The attacks against the DC WSN generally proceed in three steps:

(1) Decrypting the key system of the captured sensor;

(2) Deploying spy nodes to destroy or tamper with the data packets being transmitted in the network;

(3) Capturing and decrypting some data packets.

Once turned malicious, a sensor may act individually or collectively. The attack behaviors can be divided into direct malicious behaviors (dropping data packets, changing data content, and changing data packets), indirect malicious behaviors (reducing the credit of normal sensors and increasing the credit of malicious sensors), and disguised behaviors (replacing the ID of an existing sensor and trying to rejoin the WSN as a new sensor).

4. Real-Time Dynamic ISM Plan

According to the proposed plan, the real-time dynamic key management includes four stags.

4.1 Neighbor verification

Once the WSN is deployed, the BS generates and assigns an initial key CI to each sensor. Every sensor si produces its own basic master key Csi=fCI(IDsi), using a one-way hash function f, and then broadcasts a message (IDsi, Nsi) containing a random number N.

Upon receiving the message, neighbor sj immediately replies si with a message (IDsj, MAC(fCI(IDsj), IDsj|Nsi)), where MAC is the message authentication code, and produces is master key Csj=fCI(IDsj).

At this time, it is possible to obtain the pairwise master keys (PMKs) for effective communication between users, including the PMK for sj to si Csij=fCsj(IDsi) and that for si to sj Csij=fCsi(IDsj). The workflow of this stage is shown in Figure 3.

Figure 3. Workflow of neighbor verification

4.2 LEACH generation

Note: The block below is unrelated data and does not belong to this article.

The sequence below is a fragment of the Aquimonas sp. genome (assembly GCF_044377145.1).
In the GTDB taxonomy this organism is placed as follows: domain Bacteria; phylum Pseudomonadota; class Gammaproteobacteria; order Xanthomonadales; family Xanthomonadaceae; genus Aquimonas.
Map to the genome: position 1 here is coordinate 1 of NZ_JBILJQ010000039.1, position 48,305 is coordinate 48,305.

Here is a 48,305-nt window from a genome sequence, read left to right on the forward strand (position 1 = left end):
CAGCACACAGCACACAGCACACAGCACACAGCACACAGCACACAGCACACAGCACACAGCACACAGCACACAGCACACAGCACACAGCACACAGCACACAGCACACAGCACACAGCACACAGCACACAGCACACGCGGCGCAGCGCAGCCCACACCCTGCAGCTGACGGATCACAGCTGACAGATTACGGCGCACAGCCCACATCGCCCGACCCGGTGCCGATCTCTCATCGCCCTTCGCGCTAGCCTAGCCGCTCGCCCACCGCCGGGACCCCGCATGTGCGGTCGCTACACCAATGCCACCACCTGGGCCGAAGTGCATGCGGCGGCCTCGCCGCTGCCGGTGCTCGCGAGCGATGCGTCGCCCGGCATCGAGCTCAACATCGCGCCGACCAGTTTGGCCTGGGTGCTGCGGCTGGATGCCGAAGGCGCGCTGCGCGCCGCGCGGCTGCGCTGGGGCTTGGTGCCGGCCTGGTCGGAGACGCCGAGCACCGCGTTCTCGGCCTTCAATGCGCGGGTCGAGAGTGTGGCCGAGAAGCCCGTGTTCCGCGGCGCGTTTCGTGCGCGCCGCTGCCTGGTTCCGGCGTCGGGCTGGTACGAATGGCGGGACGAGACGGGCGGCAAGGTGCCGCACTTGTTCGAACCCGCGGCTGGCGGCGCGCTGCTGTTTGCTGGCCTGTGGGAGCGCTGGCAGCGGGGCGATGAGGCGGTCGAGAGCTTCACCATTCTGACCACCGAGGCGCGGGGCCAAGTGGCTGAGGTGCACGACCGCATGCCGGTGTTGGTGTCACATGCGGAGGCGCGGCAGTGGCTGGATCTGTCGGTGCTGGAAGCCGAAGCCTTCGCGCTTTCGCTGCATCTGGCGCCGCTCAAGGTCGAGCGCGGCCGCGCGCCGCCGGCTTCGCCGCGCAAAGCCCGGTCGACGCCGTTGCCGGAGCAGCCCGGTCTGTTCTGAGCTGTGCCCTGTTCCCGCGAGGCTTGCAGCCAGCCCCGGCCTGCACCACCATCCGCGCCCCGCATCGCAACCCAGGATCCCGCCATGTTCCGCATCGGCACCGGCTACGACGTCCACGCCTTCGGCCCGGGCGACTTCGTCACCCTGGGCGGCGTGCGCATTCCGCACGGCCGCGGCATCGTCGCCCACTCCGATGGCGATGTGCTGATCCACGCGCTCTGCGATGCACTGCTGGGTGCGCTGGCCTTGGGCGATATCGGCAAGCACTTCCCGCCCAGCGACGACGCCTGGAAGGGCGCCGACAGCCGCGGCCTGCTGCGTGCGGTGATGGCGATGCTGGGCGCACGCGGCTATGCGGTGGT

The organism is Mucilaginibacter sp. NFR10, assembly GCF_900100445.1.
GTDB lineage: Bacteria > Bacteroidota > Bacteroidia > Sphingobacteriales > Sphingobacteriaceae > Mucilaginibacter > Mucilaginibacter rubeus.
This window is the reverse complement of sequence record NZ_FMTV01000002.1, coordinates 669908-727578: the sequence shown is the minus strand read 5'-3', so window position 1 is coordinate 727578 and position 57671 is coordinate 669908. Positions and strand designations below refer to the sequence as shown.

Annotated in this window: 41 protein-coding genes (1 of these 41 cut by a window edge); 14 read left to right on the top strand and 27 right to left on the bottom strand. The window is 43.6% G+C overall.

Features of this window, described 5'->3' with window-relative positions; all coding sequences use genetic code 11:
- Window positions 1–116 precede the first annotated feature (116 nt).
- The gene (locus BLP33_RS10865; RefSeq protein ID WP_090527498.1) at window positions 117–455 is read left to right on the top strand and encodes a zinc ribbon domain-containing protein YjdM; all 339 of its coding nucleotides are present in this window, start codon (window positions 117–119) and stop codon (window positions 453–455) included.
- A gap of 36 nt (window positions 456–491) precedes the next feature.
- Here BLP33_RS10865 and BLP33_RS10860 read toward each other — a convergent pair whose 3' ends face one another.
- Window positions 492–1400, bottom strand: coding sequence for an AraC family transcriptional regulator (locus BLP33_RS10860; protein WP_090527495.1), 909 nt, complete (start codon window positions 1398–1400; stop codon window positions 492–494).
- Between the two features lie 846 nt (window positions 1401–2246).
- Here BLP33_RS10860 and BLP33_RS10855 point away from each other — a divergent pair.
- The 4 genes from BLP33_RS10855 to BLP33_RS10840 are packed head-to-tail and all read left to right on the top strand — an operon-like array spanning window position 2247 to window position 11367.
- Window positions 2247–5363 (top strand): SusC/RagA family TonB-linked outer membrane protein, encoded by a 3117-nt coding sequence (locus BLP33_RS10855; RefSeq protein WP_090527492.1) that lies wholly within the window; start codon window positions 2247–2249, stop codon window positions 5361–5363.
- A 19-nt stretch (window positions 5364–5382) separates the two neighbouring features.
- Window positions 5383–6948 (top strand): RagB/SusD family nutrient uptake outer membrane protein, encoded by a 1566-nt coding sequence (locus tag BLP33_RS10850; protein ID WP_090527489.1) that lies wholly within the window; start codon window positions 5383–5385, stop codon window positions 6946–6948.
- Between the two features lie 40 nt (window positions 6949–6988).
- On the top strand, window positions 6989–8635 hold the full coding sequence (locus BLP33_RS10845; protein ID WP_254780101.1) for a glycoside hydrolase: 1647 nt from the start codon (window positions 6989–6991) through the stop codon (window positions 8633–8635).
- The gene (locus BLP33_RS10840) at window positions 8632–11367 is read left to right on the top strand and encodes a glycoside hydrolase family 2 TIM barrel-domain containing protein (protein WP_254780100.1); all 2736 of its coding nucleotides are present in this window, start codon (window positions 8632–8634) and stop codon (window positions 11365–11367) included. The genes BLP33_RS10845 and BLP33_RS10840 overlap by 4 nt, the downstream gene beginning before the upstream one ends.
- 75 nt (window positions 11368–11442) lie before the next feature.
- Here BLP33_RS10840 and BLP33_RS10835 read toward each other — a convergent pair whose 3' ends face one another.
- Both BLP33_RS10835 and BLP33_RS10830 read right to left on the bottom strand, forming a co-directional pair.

The clusters of the initial LEACH are established simultaneously. Firstly, the cluster head sCHi of cluster i broadcasts an encrypted message, which contains its ID IDsCHi and master key CsCHi, to the ordinary sensors Si={Sij|Si1, Si2, Si|Si|} in its cluster.

Once Si receives the message, each sensor sij computes its key with function f, decides which cluster to join, and adds the IDs of all its neighbors to the list of neighbors.

For the sensors that cannot exchange data under the protection of PMKs, their communication security needs to be maintained by creating the path key PK between each sensor sij and each cluster head:

$P{{K}_{sij-sCHi}}={{C}_{sij}}\oplus C{}_{E1}\oplus {{C}_{E2}}\oplus \cdots \oplus {{C}_{Em}}\oplus {{C}_{sCHi}}$

There are m intermediate sensors between sij and sCHi: {E1, E2, …, Em}. Because the BS transmits keys via an intendent intermediate sensor, cluster head sCHi will receive the MAC-protected join message from an ordinary sensor sij, decrypt the message, and send the join-reply message to that sensor. Then, the ordinary sensor will verify the legitimacy of the cluster head.

If no message is replied or the join-reply is wrong, ordinary sensor Si will treat the cluster head as illegitimate, and will send an encrypted alert message to its neighbors for further verification. If the join-reply is correct, ordinary sensor Si will work normally. The workflow of this stage is shown in Figure 4.

Figure 4. Workflow of LEACH generation

4.3 ISM

Firstly, each ordinary sensor sij sends a message containing {IDsij, PKsij-sCHi, MPKsij-sCHi} to each cluster head sCHi, serving as the initial information for the latter to construct the key system. Here, PKsij-sCHi  and MPKsij-sCHi are the initial key and the new key to be exchanged. The initial value of MPKsij-sCHi  is PKsij-sCHi.

Upon receiving the message, sCHi immediately decrypts the message, and organize the IDs and keys of all ordinary sensors in its cluster into a balanced LEACH, according to the initial algorithm of LEACH generation.

Once the LEACH is generated, the cluster head sCHi will send the join-reply message {IDsij, KPKsij-sCHi} to the ordinary sensors sij in its cluster, where KPKsij-sCHi is a new key integrated from the old key PKsij-sCHi and the position information LIDsij. The cluster head will learn from KPKsij-sCHi and LIDsij the keys of all ordinary sensors sij in its cluster, and assign them the corresponding position information.